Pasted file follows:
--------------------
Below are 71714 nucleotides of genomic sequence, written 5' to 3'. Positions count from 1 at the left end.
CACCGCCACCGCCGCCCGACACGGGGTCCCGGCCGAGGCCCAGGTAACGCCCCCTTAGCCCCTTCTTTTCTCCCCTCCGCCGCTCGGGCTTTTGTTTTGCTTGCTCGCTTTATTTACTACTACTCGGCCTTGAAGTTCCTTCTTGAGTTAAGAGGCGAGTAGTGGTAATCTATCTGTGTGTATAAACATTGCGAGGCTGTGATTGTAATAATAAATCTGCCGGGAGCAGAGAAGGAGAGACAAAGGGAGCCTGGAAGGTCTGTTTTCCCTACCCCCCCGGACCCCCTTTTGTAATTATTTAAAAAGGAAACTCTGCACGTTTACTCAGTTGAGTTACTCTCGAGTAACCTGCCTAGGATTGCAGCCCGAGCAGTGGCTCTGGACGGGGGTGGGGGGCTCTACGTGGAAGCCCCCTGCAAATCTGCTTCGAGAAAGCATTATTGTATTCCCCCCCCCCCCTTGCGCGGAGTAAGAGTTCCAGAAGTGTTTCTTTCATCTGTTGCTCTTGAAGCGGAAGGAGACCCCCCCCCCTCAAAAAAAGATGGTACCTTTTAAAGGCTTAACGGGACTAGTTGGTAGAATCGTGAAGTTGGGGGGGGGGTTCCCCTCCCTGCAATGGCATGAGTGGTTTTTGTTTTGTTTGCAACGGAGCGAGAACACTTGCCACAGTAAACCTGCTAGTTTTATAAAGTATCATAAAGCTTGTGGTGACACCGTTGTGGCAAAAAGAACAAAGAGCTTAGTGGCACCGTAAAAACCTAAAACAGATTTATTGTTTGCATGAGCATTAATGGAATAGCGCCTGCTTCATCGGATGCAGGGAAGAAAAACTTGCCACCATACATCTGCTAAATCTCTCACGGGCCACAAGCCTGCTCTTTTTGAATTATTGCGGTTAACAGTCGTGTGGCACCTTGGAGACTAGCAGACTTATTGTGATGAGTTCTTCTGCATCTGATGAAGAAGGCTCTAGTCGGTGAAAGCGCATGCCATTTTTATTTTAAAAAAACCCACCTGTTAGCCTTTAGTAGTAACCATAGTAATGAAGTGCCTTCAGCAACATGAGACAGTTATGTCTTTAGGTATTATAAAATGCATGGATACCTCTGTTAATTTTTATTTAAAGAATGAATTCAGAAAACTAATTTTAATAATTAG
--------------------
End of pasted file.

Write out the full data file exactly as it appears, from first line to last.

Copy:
Below are 71714 nucleotides of genomic sequence, written 5' to 3'. Positions count from 1 at the left end.
CACCGCCACCGCCGCCCGACACGGGGTCCCGGCCGAGGCCCAGGTAACGCCCCCTTAGCCCCTTCTTTTCTCCCCTCCGCCGCTCGGGCTTTTGTTTTGCTTGCTCGCTTTATTTACTACTACTCGGCCTTGAAGTTCCTTCTTGAGTTAAGAGGCGAGTAGTGGTAATCTATCTGTGTGTATAAACATTGCGAGGCTGTGATTGTAATAATAAATCTGCCGGGAGCAGAGAAGGAGAGACAAAGGGAGCCTGGAAGGTCTGTTTTCCCTACCCCCCCGGACCCCCTTTTGTAATTATTTAAAAAGGAAACTCTGCACGTTTACTCAGTTGAGTTACTCTCGAGTAACCTGCCTAGGATTGCAGCCCGAGCAGTGGCTCTGGACGGGGGTGGGGGGCTCTACGTGGAAGCCCCCTGCAAATCTGCTTCGAGAAAGCATTATTGTATTCCCCCCCCCCCCTTGCGCGGAGTAAGAGTTCCAGAAGTGTTTCTTTCATCTGTTGCTCTTGAAGCGGAAGGAGACCCCCCCCCCTCAAAAAAAGATGGTACCTTTTAAAGGCTTAACGGGACTAGTTGGTAGAATCGTGAAGTTGGGGGGGGGGTTCCCCTCCCTGCAATGGCATGAGTGGTTTTTGTTTTGTTTGCAACGGAGCGAGAACACTTGCCACAGTAAACCTGCTAGTTTTATAAAGTATCATAAAGCTTGTGGTGACACCGTTGTGGCAAAAAGAACAAAGAGCTTAGTGGCACCGTAAAAACCTAAAACAGATTTATTGTTTGCATGAGCATTAATGGAATAGCGCCTGCTTCATCGGATGCAGGGAAGAAAAACTTGCCACCATACATCTGCTAAATCTCTCACGGGCCACAAGCCTGCTCTTTTTGAATTATTGCGGTTAACAGTCGTGTGGCACCTTGGAGACTAGCAGACTTATTGTGATGAGTTCTTCTGCATCTGATGAAGAAGGCTCTAGTCGGTGAAAGCGCATGCCATTTTTATTTTAAAAAAACCCACCTGTTAGCCTTTAGTAGTAACCATAGTAATGAAGTGCCTTCAGCAACATGAGACAGTTATGTCTTTAGGTATTATAAAATGCATGGATACCTCTGTTAATTTTTATTTAAAGAATGAATTCAGAAAACTAATTTTAATAATTAG